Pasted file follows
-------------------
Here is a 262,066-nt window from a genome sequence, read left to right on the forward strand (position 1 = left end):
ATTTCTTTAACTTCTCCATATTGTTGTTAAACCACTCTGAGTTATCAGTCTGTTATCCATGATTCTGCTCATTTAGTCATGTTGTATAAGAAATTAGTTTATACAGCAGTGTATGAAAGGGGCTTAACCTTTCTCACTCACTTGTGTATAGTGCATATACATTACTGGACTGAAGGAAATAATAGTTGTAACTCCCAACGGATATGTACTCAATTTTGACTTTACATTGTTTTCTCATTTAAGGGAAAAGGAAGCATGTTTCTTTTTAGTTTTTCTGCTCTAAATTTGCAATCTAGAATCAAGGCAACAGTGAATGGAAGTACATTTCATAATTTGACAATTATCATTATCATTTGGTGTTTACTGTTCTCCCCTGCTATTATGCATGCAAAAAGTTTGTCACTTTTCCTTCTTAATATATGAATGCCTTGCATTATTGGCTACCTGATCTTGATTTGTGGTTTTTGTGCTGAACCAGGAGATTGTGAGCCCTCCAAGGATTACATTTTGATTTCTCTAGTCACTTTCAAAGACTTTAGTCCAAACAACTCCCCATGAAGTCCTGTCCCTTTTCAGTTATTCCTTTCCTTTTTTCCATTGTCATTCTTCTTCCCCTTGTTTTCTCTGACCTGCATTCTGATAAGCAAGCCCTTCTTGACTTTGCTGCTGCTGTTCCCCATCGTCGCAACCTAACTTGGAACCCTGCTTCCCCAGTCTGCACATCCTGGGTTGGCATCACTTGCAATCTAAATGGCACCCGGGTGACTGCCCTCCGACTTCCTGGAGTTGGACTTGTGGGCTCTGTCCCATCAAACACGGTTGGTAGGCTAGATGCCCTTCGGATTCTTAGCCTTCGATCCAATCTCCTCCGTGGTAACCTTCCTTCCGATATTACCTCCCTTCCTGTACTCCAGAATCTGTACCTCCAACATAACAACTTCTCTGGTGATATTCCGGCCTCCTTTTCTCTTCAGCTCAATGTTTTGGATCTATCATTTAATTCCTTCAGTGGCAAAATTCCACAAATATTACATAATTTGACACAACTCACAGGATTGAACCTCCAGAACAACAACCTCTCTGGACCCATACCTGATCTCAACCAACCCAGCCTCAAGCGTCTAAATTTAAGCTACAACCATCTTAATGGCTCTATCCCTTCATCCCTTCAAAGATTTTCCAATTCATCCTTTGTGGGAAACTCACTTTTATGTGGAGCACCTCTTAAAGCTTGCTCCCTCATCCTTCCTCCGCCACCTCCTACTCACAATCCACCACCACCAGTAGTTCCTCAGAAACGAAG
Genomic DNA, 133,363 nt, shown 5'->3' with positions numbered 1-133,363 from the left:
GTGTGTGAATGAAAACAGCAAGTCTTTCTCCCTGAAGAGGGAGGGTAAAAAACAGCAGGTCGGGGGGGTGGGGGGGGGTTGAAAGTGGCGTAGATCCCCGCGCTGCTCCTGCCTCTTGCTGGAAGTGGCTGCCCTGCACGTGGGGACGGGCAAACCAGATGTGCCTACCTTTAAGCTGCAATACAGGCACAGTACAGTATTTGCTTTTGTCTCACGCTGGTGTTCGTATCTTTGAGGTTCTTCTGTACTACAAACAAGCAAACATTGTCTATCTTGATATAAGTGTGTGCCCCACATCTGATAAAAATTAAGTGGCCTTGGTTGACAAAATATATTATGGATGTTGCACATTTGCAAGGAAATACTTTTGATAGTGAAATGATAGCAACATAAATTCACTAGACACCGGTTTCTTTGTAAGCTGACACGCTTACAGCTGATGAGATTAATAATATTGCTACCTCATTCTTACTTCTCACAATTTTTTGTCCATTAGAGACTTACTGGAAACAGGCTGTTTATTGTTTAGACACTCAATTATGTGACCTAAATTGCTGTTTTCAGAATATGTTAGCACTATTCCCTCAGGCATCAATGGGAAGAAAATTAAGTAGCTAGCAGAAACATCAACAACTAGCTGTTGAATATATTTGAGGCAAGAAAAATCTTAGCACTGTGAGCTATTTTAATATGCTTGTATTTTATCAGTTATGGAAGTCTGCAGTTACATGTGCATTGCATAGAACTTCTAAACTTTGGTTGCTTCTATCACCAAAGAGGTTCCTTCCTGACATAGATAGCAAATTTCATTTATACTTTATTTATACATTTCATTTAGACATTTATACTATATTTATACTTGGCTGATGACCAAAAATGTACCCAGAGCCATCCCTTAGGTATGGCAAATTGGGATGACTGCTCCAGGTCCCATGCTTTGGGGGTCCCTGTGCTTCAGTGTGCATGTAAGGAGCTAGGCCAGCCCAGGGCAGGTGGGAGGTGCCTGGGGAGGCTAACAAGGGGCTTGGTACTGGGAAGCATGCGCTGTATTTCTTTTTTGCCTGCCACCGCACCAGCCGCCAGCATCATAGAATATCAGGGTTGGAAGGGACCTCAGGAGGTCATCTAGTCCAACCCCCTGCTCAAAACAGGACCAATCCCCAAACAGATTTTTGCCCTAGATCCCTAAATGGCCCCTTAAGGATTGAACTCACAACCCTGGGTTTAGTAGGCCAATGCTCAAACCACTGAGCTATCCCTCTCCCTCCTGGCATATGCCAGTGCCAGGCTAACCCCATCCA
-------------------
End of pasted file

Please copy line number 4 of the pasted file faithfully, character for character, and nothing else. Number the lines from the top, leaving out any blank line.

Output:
GTGTGTGAATGAAAACAGCAAGTCTTTCTCCCTGAAGAGGGAGGGTAAAAAACAGCAGGTCGGGGGGGTGGGGGGGGGTTGAAAGTGGCGTAGATCCCCGCGCTGCTCCTGCCTCTTGCTGGAAGTGGCTGCCCTGCACGTGGGGACGGGCAAACCAGATGTGCCTACCTTTAAGCTGCAATACAGGCACAGTACAGTATTTGCTTTTGTCTCACGCTGGTGTTCGTATCTTTGAGGTTCTTCTGTACTACAAACAAGCAAACATTGTCTATCTTGATATAAGTGTGTGCCCCACATCTGATAAAAATTAAGTGGCCTTGGTTGACAAAATATATTATGGATGTTGCACATTTGCAAGGAAATACTTTTGATAGTGAAATGATAGCAACATAAATTCACTAGACACCGGTTTCTTTGTAAGCTGACACGCTTACAGCTGATGAGATTAATAATATTGCTACCTCATTCTTACTTCTCACAATTTTTTGTCCATTAGAGACTTACTGGAAACAGGCTGTTTATTGTTTAGACACTCAATTATGTGACCTAAATTGCTGTTTTCAGAATATGTTAGCACTATTCCCTCAGGCATCAATGGGAAGAAAATTAAGTAGCTAGCAGAAACATCAACAACTAGCTGTTGAATATATTTGAGGCAAGAAAAATCTTAGCACTGTGAGCTATTTTAATATGCTTGTATTTTATCAGTTATGGAAGTCTGCAGTTACATGTGCATTGCATAGAACTTCTAAACTTTGGTTGCTTCTATCACCAAAGAGGTTCCTTCCTGACATAGATAGCAAATTTCATTTATACTTTATTTATACATTTCATTTAGACATTTATACTATATTTATACTTGGCTGATGACCAAAAATGTACCCAGAGCCATCCCTTAGGTATGGCAAATTGGGATGACTGCTCCAGGTCCCATGCTTTGGGGGTCCCTGTGCTTCAGTGTGCATGTAAGGAGCTAGGCCAGCCCAGGGCAGGTGGGAGGTGCCTGGGGAGGCTAACAAGGGGCTTGGTACTGGGAAGCATGCGCTGTATTTCTTTTTTGCCTGCCACCGCACCAGCCGCCAGCATCATAGAATATCAGGGTTGGAAGGGACCTCAGGAGGTCATCTAGTCCAACCCCCTGCTCAAAACAGGACCAATCCCCAAACAGATTTTTGCCCTAGATCCCTAAATGGCCCCTTAAGGATTGAACTCACAACCCTGGGTTTAGTAGGCCAATGCTCAAACCACTGAGCTATCCCTCTCCCTCCTGGCATATGCCAGTGCCAGGCTAACCCCATCCA